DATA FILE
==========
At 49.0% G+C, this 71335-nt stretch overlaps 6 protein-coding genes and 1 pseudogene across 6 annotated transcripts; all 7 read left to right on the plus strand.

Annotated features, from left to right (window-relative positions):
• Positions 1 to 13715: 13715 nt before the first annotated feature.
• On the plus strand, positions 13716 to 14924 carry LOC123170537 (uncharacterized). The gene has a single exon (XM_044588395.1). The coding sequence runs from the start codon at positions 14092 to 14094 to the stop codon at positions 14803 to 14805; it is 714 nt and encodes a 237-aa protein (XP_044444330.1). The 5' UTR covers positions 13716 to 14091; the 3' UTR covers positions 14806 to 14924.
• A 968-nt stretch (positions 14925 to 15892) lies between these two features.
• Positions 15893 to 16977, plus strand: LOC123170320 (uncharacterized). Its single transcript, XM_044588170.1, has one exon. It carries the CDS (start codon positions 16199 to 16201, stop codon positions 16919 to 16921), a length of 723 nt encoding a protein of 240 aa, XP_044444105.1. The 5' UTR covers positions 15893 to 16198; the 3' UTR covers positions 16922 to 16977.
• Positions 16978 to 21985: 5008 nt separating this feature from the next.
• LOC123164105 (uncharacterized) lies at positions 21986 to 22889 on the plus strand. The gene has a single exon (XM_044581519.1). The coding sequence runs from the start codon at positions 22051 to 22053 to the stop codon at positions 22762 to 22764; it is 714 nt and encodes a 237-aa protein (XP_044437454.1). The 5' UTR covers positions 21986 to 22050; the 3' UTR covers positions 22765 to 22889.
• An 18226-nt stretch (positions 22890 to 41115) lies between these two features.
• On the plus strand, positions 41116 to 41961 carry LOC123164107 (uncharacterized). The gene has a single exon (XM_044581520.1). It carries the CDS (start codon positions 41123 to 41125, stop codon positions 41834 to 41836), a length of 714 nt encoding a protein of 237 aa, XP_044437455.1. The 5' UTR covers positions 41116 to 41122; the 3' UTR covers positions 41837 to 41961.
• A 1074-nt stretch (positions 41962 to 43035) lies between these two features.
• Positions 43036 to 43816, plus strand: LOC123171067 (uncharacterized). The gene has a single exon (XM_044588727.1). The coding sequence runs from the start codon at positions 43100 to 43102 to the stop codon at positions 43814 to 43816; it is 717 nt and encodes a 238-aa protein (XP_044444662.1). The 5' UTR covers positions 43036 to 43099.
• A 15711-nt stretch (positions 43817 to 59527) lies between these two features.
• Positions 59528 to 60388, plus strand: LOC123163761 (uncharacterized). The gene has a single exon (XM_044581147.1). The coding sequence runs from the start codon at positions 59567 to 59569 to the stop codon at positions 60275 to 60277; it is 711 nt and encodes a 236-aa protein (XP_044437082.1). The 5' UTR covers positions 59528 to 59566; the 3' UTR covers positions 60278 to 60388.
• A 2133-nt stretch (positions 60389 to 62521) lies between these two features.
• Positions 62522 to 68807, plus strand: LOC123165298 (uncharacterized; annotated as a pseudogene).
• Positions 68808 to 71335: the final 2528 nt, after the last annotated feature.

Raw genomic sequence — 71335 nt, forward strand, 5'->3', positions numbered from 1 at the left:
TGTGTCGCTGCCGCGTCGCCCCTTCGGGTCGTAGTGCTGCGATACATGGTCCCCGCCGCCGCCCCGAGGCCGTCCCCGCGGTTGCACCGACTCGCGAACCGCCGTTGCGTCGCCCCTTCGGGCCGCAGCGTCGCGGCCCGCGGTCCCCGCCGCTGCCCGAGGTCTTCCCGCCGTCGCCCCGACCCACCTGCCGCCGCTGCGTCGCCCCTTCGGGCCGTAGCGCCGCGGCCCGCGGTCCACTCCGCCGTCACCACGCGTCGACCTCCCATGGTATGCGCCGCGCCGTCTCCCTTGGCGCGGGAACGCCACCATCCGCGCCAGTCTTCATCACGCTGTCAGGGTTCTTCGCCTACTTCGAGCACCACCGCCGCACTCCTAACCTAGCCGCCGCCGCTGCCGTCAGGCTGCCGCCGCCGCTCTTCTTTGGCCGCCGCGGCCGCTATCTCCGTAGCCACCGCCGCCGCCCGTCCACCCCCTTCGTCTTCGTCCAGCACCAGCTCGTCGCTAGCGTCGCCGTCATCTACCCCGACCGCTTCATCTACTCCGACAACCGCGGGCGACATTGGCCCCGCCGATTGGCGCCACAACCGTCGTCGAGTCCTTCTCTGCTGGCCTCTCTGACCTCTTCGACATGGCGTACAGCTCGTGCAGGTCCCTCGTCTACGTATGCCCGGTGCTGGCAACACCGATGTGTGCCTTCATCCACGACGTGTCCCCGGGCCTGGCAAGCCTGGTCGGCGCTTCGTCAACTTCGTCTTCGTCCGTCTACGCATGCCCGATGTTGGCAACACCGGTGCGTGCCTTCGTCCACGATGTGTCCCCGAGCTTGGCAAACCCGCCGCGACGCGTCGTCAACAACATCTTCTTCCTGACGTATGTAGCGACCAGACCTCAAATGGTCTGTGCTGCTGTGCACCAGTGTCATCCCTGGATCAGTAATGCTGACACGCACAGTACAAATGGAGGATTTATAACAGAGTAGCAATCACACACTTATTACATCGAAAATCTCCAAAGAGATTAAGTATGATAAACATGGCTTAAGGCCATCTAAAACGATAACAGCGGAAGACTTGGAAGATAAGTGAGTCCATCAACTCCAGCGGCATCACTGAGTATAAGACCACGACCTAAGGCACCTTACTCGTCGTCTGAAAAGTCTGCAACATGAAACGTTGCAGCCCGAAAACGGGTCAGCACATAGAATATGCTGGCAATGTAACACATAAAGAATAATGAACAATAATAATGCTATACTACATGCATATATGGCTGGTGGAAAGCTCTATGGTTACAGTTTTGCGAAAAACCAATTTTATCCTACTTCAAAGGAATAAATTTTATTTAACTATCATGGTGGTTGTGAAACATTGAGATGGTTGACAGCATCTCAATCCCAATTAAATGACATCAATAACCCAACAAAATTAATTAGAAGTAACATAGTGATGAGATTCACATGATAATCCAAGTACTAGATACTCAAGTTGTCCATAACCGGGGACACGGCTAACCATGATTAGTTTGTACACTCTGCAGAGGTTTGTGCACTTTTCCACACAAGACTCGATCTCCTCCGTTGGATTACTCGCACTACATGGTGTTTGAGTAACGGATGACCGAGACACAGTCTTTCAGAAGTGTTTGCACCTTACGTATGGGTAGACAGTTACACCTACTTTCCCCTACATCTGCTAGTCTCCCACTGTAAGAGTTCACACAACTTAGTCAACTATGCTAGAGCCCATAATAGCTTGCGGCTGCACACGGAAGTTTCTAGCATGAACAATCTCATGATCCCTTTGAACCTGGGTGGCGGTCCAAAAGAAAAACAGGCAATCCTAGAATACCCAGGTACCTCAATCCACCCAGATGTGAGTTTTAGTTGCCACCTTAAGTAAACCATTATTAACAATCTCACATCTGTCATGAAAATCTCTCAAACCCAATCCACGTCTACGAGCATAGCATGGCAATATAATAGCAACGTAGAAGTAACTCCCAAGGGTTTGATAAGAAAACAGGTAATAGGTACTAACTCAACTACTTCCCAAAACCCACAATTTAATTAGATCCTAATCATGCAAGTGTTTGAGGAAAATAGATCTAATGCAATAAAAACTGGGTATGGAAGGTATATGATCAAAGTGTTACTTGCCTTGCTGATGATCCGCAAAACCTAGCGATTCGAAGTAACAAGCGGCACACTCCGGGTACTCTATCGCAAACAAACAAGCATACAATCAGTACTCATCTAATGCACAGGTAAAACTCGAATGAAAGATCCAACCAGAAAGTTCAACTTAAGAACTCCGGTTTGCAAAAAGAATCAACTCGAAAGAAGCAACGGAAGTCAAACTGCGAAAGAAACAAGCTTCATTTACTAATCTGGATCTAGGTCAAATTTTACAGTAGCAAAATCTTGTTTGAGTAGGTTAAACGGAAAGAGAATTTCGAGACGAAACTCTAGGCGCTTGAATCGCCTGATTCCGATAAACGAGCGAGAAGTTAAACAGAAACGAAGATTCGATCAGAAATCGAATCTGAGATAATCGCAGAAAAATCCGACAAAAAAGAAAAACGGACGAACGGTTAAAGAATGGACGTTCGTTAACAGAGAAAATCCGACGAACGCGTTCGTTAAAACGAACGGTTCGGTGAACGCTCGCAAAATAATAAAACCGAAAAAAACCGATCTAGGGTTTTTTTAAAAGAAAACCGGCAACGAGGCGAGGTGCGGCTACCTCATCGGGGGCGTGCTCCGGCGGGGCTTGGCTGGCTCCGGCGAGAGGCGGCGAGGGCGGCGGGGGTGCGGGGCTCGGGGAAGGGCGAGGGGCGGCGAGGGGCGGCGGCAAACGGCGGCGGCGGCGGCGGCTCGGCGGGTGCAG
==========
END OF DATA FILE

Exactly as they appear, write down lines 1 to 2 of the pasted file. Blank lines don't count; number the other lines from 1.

At 49.0% G+C, this 71335-nt stretch overlaps 6 protein-coding genes and 1 pseudogene across 6 annotated transcripts; all 7 read left to right on the plus strand.

Annotated features, from left to right (window-relative positions):